Corporate Growth with Equity Capital: 5 Sources for the Early Phase – and 1 Source for the Future

Corporate Growth with Equity Capital: 5 Sources for the Early Phase – and 1 Source for the Future

A good business idea, alone, isn’t enough. Startups also need capital in order to grow after being founded. Read on to discover what else is available beside the widespread option of debt financing.

Often, the first steps of a startup are more costly in terms of time than in money. In addition, many founders try to rely on their own capital for as long as possible in an effort to remain independent. Sooner or later, however, capital is necessary in order to continue growing.

Debt Financing to Ensure Independence

At some point, interest in the new product or service is sparked. The order book is starting to fill up, but there’s not enough capacity, for example, to meet the demand that’s been generated. Expansion of production and the recruiting of required staff has to be financed. The desire to retain independence remains high, so founders generally prefer to take on debt financing rather than equity financing.

This corresponds with the situation of SMEs in Switzerland. According to the white paper titled “The Future of SME Financing”, published by the  University of St. Gallen’s Swiss Institute of Small Business and Entrepreneurship in collaboration with SIX, debt financing via banks is the most common method, and generally the most important form of raising capital for SMEs. Some 38% of all SMEs make use of this method.

However, the opportunities afforded by equity financing are increasingly coming into the spotlight when it becomes capital intensive for a company.

What Is Equity Financing?

When an owner sells shares in their company to investors in order to raise capital, this is called equity financing or investment financing. The capital obtained – in contrast to a loan taken out during debt financing – does not have to be paid back, even if the company fails. The consideration for investors consists of a percentage share in the company, and possibly a right of co-determination.

Depending on if the company raises the capital privately, or via an IPO (public), this is called either private equity or public equity.

Private equity in particular is becoming more popular in the Swiss startup scene. According to the Swiss Venture Capital Report, 2.6 billion Swiss francs in venture capital flowed into the accounts of Swiss startups here in the first half of 2022 – 50% more than during the same period the year previous.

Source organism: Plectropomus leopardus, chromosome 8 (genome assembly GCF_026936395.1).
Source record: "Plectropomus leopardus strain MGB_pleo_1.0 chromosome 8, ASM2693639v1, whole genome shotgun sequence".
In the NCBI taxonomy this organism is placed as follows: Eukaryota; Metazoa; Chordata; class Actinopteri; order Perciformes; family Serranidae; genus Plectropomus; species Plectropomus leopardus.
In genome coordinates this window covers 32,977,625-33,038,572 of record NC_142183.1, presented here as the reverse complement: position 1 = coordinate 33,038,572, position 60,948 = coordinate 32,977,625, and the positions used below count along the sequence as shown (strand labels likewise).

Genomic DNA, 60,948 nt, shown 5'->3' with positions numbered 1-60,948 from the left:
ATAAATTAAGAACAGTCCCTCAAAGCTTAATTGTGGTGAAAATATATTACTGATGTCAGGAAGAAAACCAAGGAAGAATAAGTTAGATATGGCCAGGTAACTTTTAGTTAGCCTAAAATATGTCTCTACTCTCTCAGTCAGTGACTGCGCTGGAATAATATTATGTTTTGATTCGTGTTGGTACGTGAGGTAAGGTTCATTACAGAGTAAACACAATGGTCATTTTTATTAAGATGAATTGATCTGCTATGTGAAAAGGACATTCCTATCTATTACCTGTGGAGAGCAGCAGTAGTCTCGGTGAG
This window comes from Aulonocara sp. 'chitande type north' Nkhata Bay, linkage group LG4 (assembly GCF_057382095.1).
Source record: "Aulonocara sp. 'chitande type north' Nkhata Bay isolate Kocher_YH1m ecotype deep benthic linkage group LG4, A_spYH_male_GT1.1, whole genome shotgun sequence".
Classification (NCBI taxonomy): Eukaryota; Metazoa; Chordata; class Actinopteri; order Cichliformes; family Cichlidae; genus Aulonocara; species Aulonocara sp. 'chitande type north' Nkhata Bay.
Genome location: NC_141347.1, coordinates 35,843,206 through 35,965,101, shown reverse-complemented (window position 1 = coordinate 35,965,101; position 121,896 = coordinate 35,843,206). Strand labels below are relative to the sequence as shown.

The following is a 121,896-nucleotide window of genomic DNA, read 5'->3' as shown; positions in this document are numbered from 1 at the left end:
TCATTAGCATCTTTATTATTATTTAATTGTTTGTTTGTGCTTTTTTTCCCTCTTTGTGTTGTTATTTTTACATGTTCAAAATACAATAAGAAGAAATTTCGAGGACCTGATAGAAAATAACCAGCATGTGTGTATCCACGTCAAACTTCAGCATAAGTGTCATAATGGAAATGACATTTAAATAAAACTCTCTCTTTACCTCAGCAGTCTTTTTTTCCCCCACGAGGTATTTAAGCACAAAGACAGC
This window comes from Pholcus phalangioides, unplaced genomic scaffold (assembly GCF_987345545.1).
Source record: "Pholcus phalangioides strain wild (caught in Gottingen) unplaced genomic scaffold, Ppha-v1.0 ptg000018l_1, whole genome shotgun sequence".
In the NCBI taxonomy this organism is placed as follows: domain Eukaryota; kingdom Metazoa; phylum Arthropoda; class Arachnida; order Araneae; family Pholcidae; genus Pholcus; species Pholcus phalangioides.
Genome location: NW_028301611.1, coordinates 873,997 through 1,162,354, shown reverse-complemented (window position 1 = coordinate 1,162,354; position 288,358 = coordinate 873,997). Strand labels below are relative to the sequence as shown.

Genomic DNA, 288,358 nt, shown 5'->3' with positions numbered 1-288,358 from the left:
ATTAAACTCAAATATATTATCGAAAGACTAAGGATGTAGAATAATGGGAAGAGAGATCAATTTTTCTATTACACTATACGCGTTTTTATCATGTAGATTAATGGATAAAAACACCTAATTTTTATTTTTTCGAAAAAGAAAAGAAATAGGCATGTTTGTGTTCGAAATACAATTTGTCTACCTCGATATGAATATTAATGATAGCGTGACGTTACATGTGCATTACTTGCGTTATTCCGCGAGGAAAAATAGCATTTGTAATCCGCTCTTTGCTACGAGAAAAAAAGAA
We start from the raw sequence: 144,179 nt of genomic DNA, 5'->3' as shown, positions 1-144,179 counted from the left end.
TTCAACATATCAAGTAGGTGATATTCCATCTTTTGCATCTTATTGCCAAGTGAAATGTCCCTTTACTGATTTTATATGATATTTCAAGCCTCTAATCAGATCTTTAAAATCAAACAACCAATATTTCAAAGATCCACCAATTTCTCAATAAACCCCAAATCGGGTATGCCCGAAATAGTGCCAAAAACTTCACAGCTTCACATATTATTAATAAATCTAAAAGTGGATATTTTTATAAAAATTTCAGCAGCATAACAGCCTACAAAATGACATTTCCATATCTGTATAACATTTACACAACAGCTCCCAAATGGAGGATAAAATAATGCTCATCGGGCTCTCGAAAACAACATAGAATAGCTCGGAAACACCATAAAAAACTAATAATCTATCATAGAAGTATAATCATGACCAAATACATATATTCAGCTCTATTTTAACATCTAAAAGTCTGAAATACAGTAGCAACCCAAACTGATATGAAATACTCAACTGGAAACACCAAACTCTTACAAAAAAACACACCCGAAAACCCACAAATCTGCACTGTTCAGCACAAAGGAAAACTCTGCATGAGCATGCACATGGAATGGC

We’ll show you five classic ways founders can arrange financing via privately organized channels at an early phase – and then afterwards with Sparks on SIX Swiss Exchange, a commonly overlooked way forward via public equity: 

1. Friends, Family and Fools: Support from Those Around You

Especially when they are first established (seed phase) and in the first one to three years (Series A financing round), many young companies often draw on their own funds, be it from savings, early withdrawals from the pension fund, or perhaps an early inheritance. Even friends, relatives, and acquaintances – otherwise known as friends, family and fools are commonly brought on board as investors at this stage.

Whether they are granted a share in the company, or given the right to have a say in it can be negotiated individually, and is up to the founder to decide. The important thing is that all arrangements be set out in a contract – particularly because the agreement involves people with whom there is a personal relationship.

2. Business Angels: Capital, Expertise, and Support

As soon as the business plan exists and the market opportunities are recognizable, business angels also appear as a potential source of equity capital. These professional investors are frequently wealthy business people who often assist company founders not just with capital, but also by providing good advice and a solid network.

In return, business angels usually receive an equity interest in startups. Those looking for a business angel would do best by searching in the local and national startup scene, and ideally establish ties with the new contact through the existing network.

3. Venture Capitalists: Money in Return for Co-determination and an Equity Stake

In addition to business angels, there are also institutional venture capital companies such as hedge funds, investment managers, or private equity firms that participate in the financing of startups. In return, these investors normally receive an equity stake. There’s a distinction to be made between venture capitalists, growth investors, and buyout managers:

Venture capitalists become involved in a company early on, often already in the founding stage, while growth investors only enter the scene when the company is already established and is willing and able to grow further.

Growth investors often want to have a voice in the management of a company in order to ensure that it performs well and is profitable. They provide their expertise and, in many cases, a very useful network.